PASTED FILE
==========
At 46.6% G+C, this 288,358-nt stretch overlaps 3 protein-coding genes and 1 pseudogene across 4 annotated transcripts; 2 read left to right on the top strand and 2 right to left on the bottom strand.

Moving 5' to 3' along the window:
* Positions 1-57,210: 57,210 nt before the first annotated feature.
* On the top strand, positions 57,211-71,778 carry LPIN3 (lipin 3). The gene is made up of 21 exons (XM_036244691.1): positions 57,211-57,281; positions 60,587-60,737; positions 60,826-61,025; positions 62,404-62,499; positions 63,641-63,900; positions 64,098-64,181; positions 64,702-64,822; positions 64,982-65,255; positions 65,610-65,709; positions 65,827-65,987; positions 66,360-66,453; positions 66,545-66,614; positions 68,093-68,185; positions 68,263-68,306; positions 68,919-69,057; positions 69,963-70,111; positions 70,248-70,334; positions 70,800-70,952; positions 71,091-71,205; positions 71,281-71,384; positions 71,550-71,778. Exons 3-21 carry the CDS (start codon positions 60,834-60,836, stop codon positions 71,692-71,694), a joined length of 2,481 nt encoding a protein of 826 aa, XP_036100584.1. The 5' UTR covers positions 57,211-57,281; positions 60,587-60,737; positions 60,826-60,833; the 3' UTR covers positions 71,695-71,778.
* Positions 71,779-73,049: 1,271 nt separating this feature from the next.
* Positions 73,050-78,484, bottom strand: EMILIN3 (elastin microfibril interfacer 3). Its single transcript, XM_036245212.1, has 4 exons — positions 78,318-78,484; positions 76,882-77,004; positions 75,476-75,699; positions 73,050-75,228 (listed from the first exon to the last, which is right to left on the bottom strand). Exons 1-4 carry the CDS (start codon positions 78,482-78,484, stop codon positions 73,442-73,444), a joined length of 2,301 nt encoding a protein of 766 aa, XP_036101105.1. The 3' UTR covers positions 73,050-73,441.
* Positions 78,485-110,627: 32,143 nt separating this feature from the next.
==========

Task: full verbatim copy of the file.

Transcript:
At 46.6% G+C, this 288,358-nt stretch overlaps 3 protein-coding genes and 1 pseudogene across 4 annotated transcripts; 2 read left to right on the top strand and 2 right to left on the bottom strand.

Moving 5' to 3' along the window:
* Positions 1-57,210: 57,210 nt before the first annotated feature.
* On the top strand, positions 57,211-71,778 carry LPIN3 (lipin 3). The gene is made up of 21 exons (XM_036244691.1): positions 57,211-57,281; positions 60,587-60,737; positions 60,826-61,025; positions 62,404-62,499; positions 63,641-63,900; positions 64,098-64,181; positions 64,702-64,822; positions 64,982-65,255; positions 65,610-65,709; positions 65,827-65,987; positions 66,360-66,453; positions 66,545-66,614; positions 68,093-68,185; positions 68,263-68,306; positions 68,919-69,057; positions 69,963-70,111; positions 70,248-70,334; positions 70,800-70,952; positions 71,091-71,205; positions 71,281-71,384; positions 71,550-71,778. Exons 3-21 carry the CDS (start codon positions 60,834-60,836, stop codon positions 71,692-71,694), a joined length of 2,481 nt encoding a protein of 826 aa, XP_036100584.1. The 5' UTR covers positions 57,211-57,281; positions 60,587-60,737; positions 60,826-60,833; the 3' UTR covers positions 71,695-71,778.
* Positions 71,779-73,049: 1,271 nt separating this feature from the next.
* Positions 73,050-78,484, bottom strand: EMILIN3 (elastin microfibril interfacer 3). Its single transcript, XM_036245212.1, has 4 exons — positions 78,318-78,484; positions 76,882-77,004; positions 75,476-75,699; positions 73,050-75,228 (listed from the first exon to the last, which is right to left on the bottom strand). Exons 1-4 carry the CDS (start codon positions 78,482-78,484, stop codon positions 73,442-73,444), a joined length of 2,301 nt encoding a protein of 766 aa, XP_036101105.1. The 3' UTR covers positions 73,050-73,441.
* Positions 78,485-110,627: 32,143 nt separating this feature from the next.